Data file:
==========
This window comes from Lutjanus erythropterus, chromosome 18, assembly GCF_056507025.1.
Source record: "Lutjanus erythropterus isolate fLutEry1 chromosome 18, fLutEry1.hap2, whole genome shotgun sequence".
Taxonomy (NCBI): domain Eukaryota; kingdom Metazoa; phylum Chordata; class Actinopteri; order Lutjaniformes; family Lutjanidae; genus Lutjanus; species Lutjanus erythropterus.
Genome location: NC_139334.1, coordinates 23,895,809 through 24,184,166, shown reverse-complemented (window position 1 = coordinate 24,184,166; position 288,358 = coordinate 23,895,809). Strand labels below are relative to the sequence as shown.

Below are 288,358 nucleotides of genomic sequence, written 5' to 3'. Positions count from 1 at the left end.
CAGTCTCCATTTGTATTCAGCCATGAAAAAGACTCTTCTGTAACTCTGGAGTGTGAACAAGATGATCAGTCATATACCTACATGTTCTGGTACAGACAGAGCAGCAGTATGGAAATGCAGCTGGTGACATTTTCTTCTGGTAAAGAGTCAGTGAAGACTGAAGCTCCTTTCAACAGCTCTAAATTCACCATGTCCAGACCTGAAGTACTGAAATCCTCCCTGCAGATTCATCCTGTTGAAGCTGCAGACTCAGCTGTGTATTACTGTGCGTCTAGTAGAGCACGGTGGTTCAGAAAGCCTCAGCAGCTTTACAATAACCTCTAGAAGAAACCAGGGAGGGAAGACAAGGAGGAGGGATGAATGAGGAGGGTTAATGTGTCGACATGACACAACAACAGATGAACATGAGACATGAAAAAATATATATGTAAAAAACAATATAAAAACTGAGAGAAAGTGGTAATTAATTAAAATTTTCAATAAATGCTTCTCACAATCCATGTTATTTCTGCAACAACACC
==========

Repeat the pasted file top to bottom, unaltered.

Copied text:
This window comes from Lutjanus erythropterus, chromosome 18, assembly GCF_056507025.1.
Source record: "Lutjanus erythropterus isolate fLutEry1 chromosome 18, fLutEry1.hap2, whole genome shotgun sequence".
Taxonomy (NCBI): domain Eukaryota; kingdom Metazoa; phylum Chordata; class Actinopteri; order Lutjaniformes; family Lutjanidae; genus Lutjanus; species Lutjanus erythropterus.
Genome location: NC_139334.1, coordinates 23,895,809 through 24,184,166, shown reverse-complemented (window position 1 = coordinate 24,184,166; position 288,358 = coordinate 23,895,809). Strand labels below are relative to the sequence as shown.

Below are 288,358 nucleotides of genomic sequence, written 5' to 3'. Positions count from 1 at the left end.
CAGTCTCCATTTGTATTCAGCCATGAAAAAGACTCTTCTGTAACTCTGGAGTGTGAACAAGATGATCAGTCATATACCTACATGTTCTGGTACAGACAGAGCAGCAGTATGGAAATGCAGCTGGTGACATTTTCTTCTGGTAAAGAGTCAGTGAAGACTGAAGCTCCTTTCAACAGCTCTAAATTCACCATGTCCAGACCTGAAGTACTGAAATCCTCCCTGCAGATTCATCCTGTTGAAGCTGCAGACTCAGCTGTGTATTACTGTGCGTCTAGTAGAGCACGGTGGTTCAGAAAGCCTCAGCAGCTTTACAATAACCTCTAGAAGAAACCAGGGAGGGAAGACAAGGAGGAGGGATGAATGAGGAGGGTTAATGTGTCGACATGACACAACAACAGATGAACATGAGACATGAAAAAATATATATGTAAAAAACAATATAAAAACTGAGAGAAAGTGGTAATTAATTAAAATTTTCAATAAATGCTTCTCACAATCCATGTTATTTCTGCAACAACACC